Menlo Park not ready to join Atherton in fiscal scrutiny of Menlo Park fire district


Menlo Park seems to have sidestepped flared tensions between the town of Atherton and the Menlo Park Fire Protection District, at least for now.

Its City Council members agreed Oct. 25 to send subcommittee members Catherine Carlton and Peter Ohtaki to meet directly with the fire district, rather than immediately joining the controversial fiscal review of the district's services that Atherton is planning.

Atherton made plans to retain an independent consultant to conduct a fiscal review of the fire district's services after the district told the town on Oct. 18 that it has "neither legal obligation nor any present intention to participate in the Town's (fire services fiscal review)," according to a letter from the fire board to Atherton included in the Menlo Park staff report.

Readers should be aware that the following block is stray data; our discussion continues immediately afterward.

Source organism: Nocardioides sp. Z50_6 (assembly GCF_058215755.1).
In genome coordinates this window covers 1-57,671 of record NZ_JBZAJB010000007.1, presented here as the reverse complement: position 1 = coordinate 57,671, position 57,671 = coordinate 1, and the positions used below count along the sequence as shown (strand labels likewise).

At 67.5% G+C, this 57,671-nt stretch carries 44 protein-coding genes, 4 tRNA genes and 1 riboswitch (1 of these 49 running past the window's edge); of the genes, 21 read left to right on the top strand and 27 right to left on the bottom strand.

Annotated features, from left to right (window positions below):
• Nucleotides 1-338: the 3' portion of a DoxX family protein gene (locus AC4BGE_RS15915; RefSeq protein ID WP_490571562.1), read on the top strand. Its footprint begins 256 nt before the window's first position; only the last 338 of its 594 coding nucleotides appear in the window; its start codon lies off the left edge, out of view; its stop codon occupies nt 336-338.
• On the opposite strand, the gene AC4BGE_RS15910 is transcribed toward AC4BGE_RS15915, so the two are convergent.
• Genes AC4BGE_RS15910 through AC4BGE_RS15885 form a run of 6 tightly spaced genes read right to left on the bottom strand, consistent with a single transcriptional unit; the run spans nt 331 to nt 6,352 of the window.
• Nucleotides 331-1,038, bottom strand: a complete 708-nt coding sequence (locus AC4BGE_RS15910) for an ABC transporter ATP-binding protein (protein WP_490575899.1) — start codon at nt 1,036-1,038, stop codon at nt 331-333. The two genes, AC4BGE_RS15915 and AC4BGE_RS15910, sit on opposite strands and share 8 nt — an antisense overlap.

Atherton's study is expected to cost about $50,000, and Menlo Park and East Palo Alto have been invited to join the study and split the costs.

The purpose of Atherton's study is to evaluate exactly how much money the fire district collects from property owners in Atherton and spends within the town's boundaries, Fire Chief Harold Schapelhouman said.

From the fire district's point of view, he said, it doesn't want to participate in the study because breaking the numbers down by city isn't likely to yield information the district deems "useful." Its boundaries cover Atherton, Menlo Park, East Palo Alto and unincorporated county areas, and the district treats its revenue and expenditures as one budget, rather than as pockets of funding and services to be parceled out by jurisdiction, he explained.